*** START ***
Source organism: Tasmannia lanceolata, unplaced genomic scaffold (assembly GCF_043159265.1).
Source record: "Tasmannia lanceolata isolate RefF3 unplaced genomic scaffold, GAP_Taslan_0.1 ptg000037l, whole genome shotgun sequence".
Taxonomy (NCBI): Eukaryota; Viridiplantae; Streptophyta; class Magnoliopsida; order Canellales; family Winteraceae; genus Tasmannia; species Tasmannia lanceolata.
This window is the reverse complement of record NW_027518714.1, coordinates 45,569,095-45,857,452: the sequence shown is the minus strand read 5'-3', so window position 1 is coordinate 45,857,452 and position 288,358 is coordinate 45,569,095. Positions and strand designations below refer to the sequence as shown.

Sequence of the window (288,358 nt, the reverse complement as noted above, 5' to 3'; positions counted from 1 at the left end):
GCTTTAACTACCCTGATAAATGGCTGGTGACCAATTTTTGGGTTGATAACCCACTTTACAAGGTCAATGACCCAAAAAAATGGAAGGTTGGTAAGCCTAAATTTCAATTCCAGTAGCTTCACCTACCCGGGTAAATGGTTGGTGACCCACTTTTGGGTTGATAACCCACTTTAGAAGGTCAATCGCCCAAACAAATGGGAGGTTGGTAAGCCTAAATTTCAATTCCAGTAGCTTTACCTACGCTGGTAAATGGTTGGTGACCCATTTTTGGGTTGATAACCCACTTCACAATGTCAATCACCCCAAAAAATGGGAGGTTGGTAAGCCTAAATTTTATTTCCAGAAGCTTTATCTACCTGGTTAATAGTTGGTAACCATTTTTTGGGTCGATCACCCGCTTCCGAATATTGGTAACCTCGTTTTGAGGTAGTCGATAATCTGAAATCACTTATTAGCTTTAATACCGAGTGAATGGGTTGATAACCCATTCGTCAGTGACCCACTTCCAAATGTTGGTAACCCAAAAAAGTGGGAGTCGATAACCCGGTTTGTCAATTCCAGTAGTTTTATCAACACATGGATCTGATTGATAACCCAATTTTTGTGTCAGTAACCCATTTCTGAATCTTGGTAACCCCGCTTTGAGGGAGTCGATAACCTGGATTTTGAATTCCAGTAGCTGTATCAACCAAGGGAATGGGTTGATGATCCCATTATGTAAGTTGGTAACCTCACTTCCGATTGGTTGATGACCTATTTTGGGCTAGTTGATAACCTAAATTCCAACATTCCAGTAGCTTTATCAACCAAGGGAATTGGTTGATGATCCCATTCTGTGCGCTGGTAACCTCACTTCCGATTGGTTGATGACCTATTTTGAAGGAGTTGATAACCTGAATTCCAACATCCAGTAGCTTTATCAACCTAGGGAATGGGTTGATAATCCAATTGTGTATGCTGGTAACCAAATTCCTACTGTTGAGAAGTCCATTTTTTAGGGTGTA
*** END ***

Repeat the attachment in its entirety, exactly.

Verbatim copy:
Source organism: Tasmannia lanceolata, unplaced genomic scaffold (assembly GCF_043159265.1).
Source record: "Tasmannia lanceolata isolate RefF3 unplaced genomic scaffold, GAP_Taslan_0.1 ptg000037l, whole genome shotgun sequence".
Taxonomy (NCBI): Eukaryota; Viridiplantae; Streptophyta; class Magnoliopsida; order Canellales; family Winteraceae; genus Tasmannia; species Tasmannia lanceolata.
This window is the reverse complement of record NW_027518714.1, coordinates 45,569,095-45,857,452: the sequence shown is the minus strand read 5'-3', so window position 1 is coordinate 45,857,452 and position 288,358 is coordinate 45,569,095. Positions and strand designations below refer to the sequence as shown.

Sequence of the window (288,358 nt, the reverse complement as noted above, 5' to 3'; positions counted from 1 at the left end):
GCTTTAACTACCCTGATAAATGGCTGGTGACCAATTTTTGGGTTGATAACCCACTTTACAAGGTCAATGACCCAAAAAAATGGAAGGTTGGTAAGCCTAAATTTCAATTCCAGTAGCTTCACCTACCCGGGTAAATGGTTGGTGACCCACTTTTGGGTTGATAACCCACTTTAGAAGGTCAATCGCCCAAACAAATGGGAGGTTGGTAAGCCTAAATTTCAATTCCAGTAGCTTTACCTACGCTGGTAAATGGTTGGTGACCCATTTTTGGGTTGATAACCCACTTCACAATGTCAATCACCCCAAAAAATGGGAGGTTGGTAAGCCTAAATTTTATTTCCAGAAGCTTTATCTACCTGGTTAATAGTTGGTAACCATTTTTTGGGTCGATCACCCGCTTCCGAATATTGGTAACCTCGTTTTGAGGTAGTCGATAATCTGAAATCACTTATTAGCTTTAATACCGAGTGAATGGGTTGATAACCCATTCGTCAGTGACCCACTTCCAAATGTTGGTAACCCAAAAAAGTGGGAGTCGATAACCCGGTTTGTCAATTCCAGTAGTTTTATCAACACATGGATCTGATTGATAACCCAATTTTTGTGTCAGTAACCCATTTCTGAATCTTGGTAACCCCGCTTTGAGGGAGTCGATAACCTGGATTTTGAATTCCAGTAGCTGTATCAACCAAGGGAATGGGTTGATGATCCCATTATGTAAGTTGGTAACCTCACTTCCGATTGGTTGATGACCTATTTTGGGCTAGTTGATAACCTAAATTCCAACATTCCAGTAGCTTTATCAACCAAGGGAATTGGTTGATGATCCCATTCTGTGCGCTGGTAACCTCACTTCCGATTGGTTGATGACCTATTTTGAAGGAGTTGATAACCTGAATTCCAACATCCAGTAGCTTTATCAACCTAGGGAATGGGTTGATAATCCAATTGTGTATGCTGGTAACCAAATTCCTACTGTTGAGAAGTCCATTTTTTAGGGTGTA